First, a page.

What is particularly exciting about this new technology is that it has many practical applications beyond finance. Blockchain technology can be used to transfer or store anything of value. This could involve applications in life sciences and health care, music and media, the sharing economy, and the public sector.
Governments from around the world have been eagerly looking for ways to integrate blockchain into service delivery. For instance, the United Kingdom is considering ways of tracking public funds using this new technology. As the Minister of the UK Cabinet Office Matthew Hancock notes “monitoring and controlling the use of grants is incredibly complex.” He adds: “[a] blockchain, accessible to all the parties involved, might be a better way of solving that problem.”
Sweden has also been looking for ways to use blockchain in government. The Swedish National Land Survey has been collaborating with a blockchain company (ChromaWay), consulting firm (Kairos Future), and a telecommunications firm (Telia), to create a new system for developing and transferring land documents. The system uses ‘smart contracts’, which are a set of rules and computer codes placed and executed on the blockchain network. The program will also use a digital identity system that can verify and process digital signatures to ensure security provision. ChromaWay CEO Henrik Hjelte posits that “using digital signatures in all steps in the process of selling a house we can bring down the total time of doing a deal from several months, say three months on average, to less than a day or a few days.”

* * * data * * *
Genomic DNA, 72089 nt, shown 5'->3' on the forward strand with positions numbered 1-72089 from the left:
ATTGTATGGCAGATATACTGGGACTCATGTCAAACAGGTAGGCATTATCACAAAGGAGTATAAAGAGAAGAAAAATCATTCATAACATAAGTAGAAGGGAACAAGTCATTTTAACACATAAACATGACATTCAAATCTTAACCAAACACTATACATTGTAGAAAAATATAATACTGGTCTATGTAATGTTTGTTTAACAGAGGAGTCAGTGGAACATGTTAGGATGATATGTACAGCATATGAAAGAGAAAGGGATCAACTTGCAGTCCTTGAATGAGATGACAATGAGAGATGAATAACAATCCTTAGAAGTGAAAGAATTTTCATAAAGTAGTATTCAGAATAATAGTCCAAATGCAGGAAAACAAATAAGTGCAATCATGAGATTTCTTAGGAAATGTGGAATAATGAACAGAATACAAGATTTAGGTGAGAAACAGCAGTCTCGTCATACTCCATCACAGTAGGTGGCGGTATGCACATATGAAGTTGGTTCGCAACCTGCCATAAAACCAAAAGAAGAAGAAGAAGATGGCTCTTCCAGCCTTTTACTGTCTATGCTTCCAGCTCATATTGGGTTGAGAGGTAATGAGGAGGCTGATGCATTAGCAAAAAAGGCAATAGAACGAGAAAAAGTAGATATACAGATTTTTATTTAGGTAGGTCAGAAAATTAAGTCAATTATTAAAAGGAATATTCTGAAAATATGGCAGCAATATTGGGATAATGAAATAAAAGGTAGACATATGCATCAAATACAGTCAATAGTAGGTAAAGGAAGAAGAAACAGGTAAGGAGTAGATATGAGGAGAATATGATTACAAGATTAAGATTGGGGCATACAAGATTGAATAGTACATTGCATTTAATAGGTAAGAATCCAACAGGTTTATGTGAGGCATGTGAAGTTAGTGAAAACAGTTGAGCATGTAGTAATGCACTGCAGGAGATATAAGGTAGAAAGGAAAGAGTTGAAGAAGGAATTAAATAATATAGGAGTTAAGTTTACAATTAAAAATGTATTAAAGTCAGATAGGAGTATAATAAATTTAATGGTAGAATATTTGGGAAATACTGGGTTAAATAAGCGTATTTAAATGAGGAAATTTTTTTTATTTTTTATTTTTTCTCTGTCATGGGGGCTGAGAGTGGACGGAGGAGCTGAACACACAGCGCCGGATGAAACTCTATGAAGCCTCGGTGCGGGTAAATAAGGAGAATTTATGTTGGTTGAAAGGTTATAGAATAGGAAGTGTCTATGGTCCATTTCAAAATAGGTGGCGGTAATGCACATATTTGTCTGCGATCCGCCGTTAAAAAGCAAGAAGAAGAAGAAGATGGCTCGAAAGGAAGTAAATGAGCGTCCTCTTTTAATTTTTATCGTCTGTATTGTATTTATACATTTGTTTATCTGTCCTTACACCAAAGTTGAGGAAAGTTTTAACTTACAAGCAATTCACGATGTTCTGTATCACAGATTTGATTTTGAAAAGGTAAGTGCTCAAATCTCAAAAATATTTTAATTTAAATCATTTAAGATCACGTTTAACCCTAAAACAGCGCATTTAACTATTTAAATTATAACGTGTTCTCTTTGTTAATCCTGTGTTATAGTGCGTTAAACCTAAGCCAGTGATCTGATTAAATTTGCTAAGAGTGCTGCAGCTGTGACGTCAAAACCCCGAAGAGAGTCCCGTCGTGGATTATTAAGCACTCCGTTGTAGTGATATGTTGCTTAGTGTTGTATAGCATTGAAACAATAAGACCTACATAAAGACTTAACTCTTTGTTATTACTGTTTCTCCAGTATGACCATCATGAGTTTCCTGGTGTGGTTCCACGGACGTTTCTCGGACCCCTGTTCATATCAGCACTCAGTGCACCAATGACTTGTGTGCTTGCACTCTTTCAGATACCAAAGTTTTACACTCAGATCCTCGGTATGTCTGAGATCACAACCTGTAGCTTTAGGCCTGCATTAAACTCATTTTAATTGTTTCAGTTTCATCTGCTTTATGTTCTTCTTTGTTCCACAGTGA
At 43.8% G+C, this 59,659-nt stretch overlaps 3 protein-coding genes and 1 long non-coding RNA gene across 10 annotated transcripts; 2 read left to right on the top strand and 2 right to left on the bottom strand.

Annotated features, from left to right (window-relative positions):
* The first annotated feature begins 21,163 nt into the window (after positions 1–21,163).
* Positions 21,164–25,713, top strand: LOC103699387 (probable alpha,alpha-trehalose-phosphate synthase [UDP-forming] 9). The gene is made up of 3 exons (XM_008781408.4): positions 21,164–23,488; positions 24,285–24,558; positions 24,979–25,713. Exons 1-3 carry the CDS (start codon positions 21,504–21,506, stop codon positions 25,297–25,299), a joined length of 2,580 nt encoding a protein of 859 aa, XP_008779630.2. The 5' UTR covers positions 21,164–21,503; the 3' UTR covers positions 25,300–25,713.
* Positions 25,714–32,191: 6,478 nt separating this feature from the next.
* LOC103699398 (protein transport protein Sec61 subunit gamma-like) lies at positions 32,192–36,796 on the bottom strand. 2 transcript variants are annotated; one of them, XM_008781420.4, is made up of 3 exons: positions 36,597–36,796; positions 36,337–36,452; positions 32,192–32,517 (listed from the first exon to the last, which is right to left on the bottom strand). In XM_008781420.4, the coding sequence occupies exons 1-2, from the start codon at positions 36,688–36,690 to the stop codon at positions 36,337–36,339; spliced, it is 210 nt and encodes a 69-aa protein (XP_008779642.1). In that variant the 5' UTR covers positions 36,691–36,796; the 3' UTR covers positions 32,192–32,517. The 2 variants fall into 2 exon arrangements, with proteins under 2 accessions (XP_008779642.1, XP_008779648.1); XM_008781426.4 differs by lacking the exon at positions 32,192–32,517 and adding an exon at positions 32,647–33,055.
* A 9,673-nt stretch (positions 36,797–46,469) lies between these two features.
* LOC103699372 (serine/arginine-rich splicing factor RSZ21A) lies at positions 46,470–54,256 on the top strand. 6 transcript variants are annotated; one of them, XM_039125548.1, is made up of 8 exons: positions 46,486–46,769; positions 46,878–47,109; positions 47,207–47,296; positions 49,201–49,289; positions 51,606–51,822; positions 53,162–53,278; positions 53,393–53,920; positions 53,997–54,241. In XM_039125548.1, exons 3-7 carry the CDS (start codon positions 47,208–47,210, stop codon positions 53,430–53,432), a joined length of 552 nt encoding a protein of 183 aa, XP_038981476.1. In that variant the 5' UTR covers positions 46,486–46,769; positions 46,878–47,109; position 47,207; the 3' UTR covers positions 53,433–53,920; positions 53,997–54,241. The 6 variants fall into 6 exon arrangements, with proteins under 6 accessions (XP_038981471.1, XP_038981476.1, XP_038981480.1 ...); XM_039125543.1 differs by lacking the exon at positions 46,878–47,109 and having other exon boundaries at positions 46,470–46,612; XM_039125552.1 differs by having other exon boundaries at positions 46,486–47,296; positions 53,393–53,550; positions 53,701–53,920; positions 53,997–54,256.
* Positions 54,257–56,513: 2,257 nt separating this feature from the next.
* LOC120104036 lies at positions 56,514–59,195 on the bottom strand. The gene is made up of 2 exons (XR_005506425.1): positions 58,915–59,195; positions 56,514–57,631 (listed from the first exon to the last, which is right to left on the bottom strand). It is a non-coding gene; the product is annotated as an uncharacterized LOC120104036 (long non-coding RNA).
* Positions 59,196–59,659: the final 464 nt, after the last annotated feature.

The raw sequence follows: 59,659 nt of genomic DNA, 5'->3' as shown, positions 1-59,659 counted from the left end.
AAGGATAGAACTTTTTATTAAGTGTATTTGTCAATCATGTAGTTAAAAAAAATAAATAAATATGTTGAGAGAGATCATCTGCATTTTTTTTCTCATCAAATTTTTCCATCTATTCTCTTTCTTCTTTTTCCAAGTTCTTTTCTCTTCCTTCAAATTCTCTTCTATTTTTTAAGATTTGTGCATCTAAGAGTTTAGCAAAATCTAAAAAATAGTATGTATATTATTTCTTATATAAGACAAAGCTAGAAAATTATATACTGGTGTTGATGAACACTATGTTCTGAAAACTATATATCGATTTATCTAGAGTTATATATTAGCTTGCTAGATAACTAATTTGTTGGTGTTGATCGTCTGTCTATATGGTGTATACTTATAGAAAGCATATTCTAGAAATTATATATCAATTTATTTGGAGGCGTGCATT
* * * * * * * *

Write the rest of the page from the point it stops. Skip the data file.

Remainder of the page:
“Uber drivers create considerable value but get to keep only part of it. The company retains a significant share of the price paid for every ride, not to mention the retention of user information involved in transactions.” Dr. Mihaela Ulieru of the World Economic Forum
By creating a decentralized peer-to-peer trust system, this new technology challenges and offers alternatives to the so-called ‘sharing-economy’. While branded as peer-to-peer sharing, companies such as Uber and Airbnb are essentially intermediaries which aggregate services and unused value. “Uber drivers create considerable value but get to keep only part of it. The company retains a significant share of the price paid for every ride, not to mention the retention of user information involved in transactions” says Dr. Mihaela Ulieru of the World Economic Forum. Blockchain provides a platform which can connect the users of these online platforms without the use of a central intermediary.
While the blockchain is still in its infancy, the potential applications and uses of this technology are far-reaching. In line with the initial promise of the internet’s potential, it promises to decentralize information and create a truly democratic and inclusive platform where individuals can exchange anything of value.
Andrew Abballe is a 2017 Master of Public Policy candidate at the University of Toronto’s School of Public Policy & Governance. He holds an Honours Bachelor of Arts in Ethics, Society, & Law and International Relations from the University of Toronto. His policy interests include economic, education, social policy and innovation. You can usually find him drinking an espresso in one of Toronto’s many cafes.